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Published 2024-04-16

Aftenposten translates news for newly arrived kids

It started with Ukrainian, now Aftenposten Junior offers news in four languages for kids who have just arrived in Norway. And more will come – all with the help of AI and Schibsted employees.

“It all started with the war in Ukraine and with families fleeing to Norway,” says Mari Midtstigen, editor of Aftenposten Junior, a paper for children from Aftenposten.

In 2022, hundreds of Ukrainian children began attending Norwegian schools. Since Aftenposten Junior provides educational content to schools via their digital news service, Aftenposten Junior skole, teachers contacted Mari and her team to see if it was possible to supply reading materials for the Ukrainian children.

Aftenposten Junior produces news for kids. They write about the war in Ukraine – but also about a lot of other things that kids are interested in, like animals, sports and trends.

“We realised that it would be fantastic to be able to offer some of that content also in Ukrainian,” says Mari.

Mari and her team started by contacting certified translators, but since there aren’t many who know Ukrainian in Norway, they were all very busy supporting authorities in translating information to refugees.

Then they tried out AI translation, which worked well – but the texts needed to be checked by Ukrainian-speaking humans.

“That’s when we realised that we had a Ukrainian colleague in Aftenposten, working as an analyst. He immediately wanted to help out, and we started a project, where we translate several articles every week to Ukrainian,” says Mari.

Andrii Tiazhkyi.

That colleague was Andrii Tiazhkyi who came to Norway in 2019 and started working at Aftenposten in 2021. To support the project has become a way for him to stand up for his country.

“I was raised with the idea that no matter where I am, first of all, I am Ukrainian. This is my will and duty – to do everything to support Ukraine to bloom and be successful”, he says.

He thinks that learning the new language is key to becoming part of the new country and culture.

“Helping Ukrainian kids to adapt in a new country that gave them a place to hide from Russian bombs and weapons is a small thing I can do.”

After a while, they also got additional help from another colleague with a background from Ukraine, Oleksii Shpylchyn, who is a Data Engineer in Schibsted.

Oleksandra and David, two of the pupils who are using the content, like it.

“There are several things that I can read in Aftenposten. I enjoy reading in Ukrainian and Norwegian because then I learn many words and expressions in Norwegian,” says Oleksandra.

David agrees:

“I think that Aftenposten helps me to learn the Norwegian language faster. Also, I can find a lot about football.”

But kids also arrive in Norway from other countries than Ukraine and teachers pointed out that it would be great to have translations in more languages. Aftenposten Junior took on the challenge and today kids who speak Arabic, Somali and Polish also get news in their own language from Aftenposten Junior.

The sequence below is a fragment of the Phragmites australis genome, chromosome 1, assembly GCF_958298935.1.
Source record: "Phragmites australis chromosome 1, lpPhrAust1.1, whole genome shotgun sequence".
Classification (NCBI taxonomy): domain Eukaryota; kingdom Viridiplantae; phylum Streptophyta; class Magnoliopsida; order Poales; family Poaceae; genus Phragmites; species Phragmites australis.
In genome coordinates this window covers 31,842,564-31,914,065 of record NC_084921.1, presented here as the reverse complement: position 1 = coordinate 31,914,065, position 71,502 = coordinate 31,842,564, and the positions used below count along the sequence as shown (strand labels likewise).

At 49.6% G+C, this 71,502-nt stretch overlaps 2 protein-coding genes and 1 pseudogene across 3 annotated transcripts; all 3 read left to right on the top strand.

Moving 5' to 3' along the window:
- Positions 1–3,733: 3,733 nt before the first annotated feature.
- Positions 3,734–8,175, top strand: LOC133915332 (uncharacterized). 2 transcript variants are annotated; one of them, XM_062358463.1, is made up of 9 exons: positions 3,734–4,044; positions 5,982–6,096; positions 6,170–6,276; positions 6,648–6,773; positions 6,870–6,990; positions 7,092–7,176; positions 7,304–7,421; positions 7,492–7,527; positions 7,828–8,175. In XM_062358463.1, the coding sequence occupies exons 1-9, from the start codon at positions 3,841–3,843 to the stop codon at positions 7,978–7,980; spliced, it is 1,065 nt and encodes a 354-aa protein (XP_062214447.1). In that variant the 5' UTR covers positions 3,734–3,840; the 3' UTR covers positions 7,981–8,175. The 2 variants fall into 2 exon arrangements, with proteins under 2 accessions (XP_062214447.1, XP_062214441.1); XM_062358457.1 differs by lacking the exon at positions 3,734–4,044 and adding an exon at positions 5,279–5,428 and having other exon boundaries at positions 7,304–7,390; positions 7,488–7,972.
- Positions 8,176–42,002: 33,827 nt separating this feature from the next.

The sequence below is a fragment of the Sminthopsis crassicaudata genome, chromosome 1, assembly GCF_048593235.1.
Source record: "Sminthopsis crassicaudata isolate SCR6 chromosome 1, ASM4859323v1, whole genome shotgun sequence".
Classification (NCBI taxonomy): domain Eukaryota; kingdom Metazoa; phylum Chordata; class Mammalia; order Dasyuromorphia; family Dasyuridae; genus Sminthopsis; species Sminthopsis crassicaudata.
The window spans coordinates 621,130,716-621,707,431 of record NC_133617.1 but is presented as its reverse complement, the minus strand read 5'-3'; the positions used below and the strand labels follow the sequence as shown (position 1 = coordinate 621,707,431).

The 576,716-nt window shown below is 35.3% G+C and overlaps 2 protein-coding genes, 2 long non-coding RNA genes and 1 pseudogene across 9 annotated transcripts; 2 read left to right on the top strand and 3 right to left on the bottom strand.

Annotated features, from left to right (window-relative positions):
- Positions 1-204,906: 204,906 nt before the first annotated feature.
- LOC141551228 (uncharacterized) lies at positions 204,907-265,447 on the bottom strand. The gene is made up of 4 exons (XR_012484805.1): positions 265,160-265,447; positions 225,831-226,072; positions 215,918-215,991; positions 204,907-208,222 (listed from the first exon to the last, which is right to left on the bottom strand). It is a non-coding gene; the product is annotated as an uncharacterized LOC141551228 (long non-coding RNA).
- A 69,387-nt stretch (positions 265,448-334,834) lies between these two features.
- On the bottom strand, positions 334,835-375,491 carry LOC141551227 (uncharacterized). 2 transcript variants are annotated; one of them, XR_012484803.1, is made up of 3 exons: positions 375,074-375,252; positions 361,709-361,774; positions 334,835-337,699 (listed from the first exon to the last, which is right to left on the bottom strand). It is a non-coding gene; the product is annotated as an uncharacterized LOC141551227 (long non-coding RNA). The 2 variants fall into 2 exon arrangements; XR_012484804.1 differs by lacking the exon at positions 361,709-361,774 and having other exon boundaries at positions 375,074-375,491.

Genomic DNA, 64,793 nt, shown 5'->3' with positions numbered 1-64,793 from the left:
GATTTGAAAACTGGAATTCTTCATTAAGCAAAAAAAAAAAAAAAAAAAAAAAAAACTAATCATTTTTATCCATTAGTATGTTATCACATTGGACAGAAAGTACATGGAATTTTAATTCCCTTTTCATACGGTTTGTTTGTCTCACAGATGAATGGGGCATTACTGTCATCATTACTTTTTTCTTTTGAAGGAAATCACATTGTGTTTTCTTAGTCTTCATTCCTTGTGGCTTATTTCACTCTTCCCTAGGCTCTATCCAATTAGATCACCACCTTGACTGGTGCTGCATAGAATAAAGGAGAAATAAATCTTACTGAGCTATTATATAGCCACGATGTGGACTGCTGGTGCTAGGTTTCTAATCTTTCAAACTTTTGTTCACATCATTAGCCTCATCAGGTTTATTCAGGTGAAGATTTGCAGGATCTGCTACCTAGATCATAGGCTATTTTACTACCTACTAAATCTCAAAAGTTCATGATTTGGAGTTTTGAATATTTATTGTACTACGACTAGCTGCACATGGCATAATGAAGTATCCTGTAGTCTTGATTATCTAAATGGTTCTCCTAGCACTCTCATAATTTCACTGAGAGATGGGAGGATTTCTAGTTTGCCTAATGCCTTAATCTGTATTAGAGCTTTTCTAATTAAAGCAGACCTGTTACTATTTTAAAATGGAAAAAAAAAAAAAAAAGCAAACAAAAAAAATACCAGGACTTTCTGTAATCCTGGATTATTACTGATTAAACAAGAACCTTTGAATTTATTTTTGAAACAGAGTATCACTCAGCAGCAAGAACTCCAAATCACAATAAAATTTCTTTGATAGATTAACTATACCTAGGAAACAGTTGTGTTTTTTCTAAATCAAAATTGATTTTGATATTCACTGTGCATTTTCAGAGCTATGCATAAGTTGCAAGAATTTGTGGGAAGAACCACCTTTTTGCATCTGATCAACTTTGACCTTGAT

Since it worked out so well with Andrii and Oleksii checking the Ukrainian texts, Mari has kept looking for help from within Schibsted. So Boushra Kolko who is a developer in Finn is helping out with texts in Arabic, Marta Chmura-Escobar, Senior Analyst in Finn with Polish, and Abdirahman Hassan who is a former journalist in Aftenposten with Somali.

And the feedback from teachers using the translated content is positive.

“They say it is a great resource, both for learning Norwegian, but also for understanding what children in Norway are interested in. It can make it easier to connect with the other children,” says Eivind Mørk who is leading the project at Aftenposten Junior.

Now the team is looking into adding Tigrinya, Turkish, Russian and Finish.

Tsion Bruk.

Tsion Bruk will help out with Tigrinya. She came from Ethiopia when she was nine years old. Now she works in Schibsted Partnerstudio in Bergen as a project manager. She can easily relate to the newly arrived childrens’ challenges and would have liked to have stories to read in her own language when she came to Norway.

“To be able to follow the news is a great way to learn how a society works and to become part of it,” she says.

But if supporting the kids wasn’t enough, Aftenposten Junior is also helping to preserve a Norwegian minority language that is on its way to disappearing. Kvensk is a very small language closely related to Finnish and a result of early Finnish immigration. No one (that we know of) in Schibsted speaks it – but with the help of the Kvensk Institute, content in Kvensk will also be available from Aftenposten Junior.

All the texts can also be listened to, to help children who can not yet read well.

“I am so grateful for our wonderful colleagues who have made all of this possible. I really think this shows our strength as a company to be able to do this project for newly arrived children,” Mari says.